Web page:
This will also help boost the performance of the High-Luminosity Large Hadron Collider (HL-LHC), which is scheduled to launch at CERN in 2029, allowing it to operate at about 10 times the luminosity than originally planned. The ETL also has applications for other colliders apart from the LHC, including the DOE’s electron-ion collider at the Brookhaven National Laboratory in Long Island, New York.

“The ETL will enable breakthrough science in the area of heavy ion collisions, allowing us to delve into the properties of a remarkable new state of matter called the quark-gluon plasma,” Li explained in a statement. “This, in turn, offers invaluable insights into the strong nuclear force that binds particles at the core of matter.”

The ETL is also expected to aid in other areas of physics, including the search for the Higgs particle and understanding the makeup of dark matter.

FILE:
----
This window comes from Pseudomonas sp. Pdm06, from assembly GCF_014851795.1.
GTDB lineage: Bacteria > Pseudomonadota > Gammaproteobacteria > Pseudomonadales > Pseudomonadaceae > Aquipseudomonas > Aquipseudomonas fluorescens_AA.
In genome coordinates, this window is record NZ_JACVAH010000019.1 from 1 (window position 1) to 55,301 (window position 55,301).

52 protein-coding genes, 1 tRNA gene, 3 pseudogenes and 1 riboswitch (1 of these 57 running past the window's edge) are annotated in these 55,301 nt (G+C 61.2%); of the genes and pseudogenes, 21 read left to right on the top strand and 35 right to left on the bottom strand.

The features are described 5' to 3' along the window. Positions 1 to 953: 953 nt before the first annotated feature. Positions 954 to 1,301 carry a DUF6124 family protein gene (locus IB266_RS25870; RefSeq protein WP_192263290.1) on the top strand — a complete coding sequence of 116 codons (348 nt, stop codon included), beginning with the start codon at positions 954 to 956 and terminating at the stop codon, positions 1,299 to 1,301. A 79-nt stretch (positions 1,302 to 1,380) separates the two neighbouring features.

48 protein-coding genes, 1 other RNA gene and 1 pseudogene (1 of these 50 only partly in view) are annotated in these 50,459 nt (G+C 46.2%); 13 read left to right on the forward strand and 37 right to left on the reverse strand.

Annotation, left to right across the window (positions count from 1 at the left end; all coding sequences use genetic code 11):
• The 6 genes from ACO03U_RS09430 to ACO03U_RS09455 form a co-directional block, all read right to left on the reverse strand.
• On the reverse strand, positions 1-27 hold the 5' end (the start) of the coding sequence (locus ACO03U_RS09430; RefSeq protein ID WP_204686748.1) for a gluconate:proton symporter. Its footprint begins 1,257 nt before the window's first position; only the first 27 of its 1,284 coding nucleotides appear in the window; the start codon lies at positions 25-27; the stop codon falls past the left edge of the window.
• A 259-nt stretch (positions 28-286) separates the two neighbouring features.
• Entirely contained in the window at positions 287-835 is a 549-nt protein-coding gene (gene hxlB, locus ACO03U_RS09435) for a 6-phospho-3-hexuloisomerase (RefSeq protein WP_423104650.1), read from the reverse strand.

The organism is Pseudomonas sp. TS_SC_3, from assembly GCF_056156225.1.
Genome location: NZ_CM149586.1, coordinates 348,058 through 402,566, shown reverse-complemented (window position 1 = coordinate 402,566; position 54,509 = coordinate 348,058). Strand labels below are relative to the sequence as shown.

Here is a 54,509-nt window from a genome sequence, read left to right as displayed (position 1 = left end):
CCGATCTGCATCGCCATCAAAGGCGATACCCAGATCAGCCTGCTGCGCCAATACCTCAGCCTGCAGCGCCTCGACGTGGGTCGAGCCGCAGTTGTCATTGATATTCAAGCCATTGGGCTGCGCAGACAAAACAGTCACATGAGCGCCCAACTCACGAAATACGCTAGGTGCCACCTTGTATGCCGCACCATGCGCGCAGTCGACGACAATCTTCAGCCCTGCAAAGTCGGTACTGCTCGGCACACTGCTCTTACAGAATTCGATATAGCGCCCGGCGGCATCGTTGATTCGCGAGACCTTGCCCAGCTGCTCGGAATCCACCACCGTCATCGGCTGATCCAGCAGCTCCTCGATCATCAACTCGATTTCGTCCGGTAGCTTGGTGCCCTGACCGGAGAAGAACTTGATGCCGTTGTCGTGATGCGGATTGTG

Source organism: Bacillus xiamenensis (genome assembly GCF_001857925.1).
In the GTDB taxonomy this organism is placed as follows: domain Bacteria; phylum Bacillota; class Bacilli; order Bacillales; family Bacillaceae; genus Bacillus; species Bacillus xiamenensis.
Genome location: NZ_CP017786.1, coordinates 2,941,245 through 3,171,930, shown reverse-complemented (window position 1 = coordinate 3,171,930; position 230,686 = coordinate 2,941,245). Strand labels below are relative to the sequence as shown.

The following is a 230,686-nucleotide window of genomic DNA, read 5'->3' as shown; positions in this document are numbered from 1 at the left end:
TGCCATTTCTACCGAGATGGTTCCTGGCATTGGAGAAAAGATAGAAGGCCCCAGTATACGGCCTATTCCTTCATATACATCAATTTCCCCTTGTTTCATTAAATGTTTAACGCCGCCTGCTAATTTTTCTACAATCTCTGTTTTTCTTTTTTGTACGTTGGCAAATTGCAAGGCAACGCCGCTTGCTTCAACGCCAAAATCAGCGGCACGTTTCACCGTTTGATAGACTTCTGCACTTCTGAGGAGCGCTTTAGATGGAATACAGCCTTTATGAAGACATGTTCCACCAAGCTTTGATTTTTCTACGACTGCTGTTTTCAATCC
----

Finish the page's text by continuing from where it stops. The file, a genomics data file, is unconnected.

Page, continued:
Li is joined on this work by co-principal investigator Frank Geurts and researchers Nicole Lewis and Mike Matveev from Rice. The team is collaborating with others from MIT, Oak Ridge National Lab, the University of Illinois Chicago and University of Kansas.

Last year, fellow Rice physicist Qimiao Si, a theoretical quantum physicist, earned the prestigious Vannevar Bush Faculty Fellowship grant. The five-year fellowship, with up to $3 million in funding, will go towards his work to establish an unconventional approach to create and control topological states of matter, which plays an important role in materials research and quantum computing.

Meanwhile, the DOE recently tapped three Houston universities to compete in its annual startup competition focused on "high-potential energy technologies,” including one team from Rice.